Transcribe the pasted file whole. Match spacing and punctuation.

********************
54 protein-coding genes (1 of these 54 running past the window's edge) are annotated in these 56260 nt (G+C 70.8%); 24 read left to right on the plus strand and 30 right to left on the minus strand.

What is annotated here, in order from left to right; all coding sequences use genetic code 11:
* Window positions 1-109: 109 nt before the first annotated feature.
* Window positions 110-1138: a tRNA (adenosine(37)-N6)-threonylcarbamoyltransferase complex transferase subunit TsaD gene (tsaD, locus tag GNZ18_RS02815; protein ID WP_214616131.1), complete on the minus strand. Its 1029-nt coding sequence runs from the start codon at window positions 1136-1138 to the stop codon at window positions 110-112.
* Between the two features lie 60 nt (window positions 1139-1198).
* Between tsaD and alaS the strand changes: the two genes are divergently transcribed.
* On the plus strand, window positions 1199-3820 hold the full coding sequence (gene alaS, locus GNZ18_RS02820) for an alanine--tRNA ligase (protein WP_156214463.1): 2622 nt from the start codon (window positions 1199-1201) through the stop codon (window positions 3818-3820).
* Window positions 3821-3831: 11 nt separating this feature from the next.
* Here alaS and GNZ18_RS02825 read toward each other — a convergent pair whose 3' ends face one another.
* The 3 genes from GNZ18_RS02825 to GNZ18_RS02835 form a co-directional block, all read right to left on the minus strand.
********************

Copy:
54 protein-coding genes (1 of these 54 running past the window's edge) are annotated in these 56260 nt (G+C 70.8%); 24 read left to right on the plus strand and 30 right to left on the minus strand.

What is annotated here, in order from left to right; all coding sequences use genetic code 11:
* Window positions 1-109: 109 nt before the first annotated feature.
* Window positions 110-1138: a tRNA (adenosine(37)-N6)-threonylcarbamoyltransferase complex transferase subunit TsaD gene (tsaD, locus tag GNZ18_RS02815; protein ID WP_214616131.1), complete on the minus strand. Its 1029-nt coding sequence runs from the start codon at window positions 1136-1138 to the stop codon at window positions 110-112.
* Between the two features lie 60 nt (window positions 1139-1198).
* Between tsaD and alaS the strand changes: the two genes are divergently transcribed.
* On the plus strand, window positions 1199-3820 hold the full coding sequence (gene alaS, locus GNZ18_RS02820) for an alanine--tRNA ligase (protein WP_156214463.1): 2622 nt from the start codon (window positions 1199-1201) through the stop codon (window positions 3818-3820).
* Window positions 3821-3831: 11 nt separating this feature from the next.
* Here alaS and GNZ18_RS02825 read toward each other — a convergent pair whose 3' ends face one another.
* The 3 genes from GNZ18_RS02825 to GNZ18_RS02835 form a co-directional block, all read right to left on the minus strand.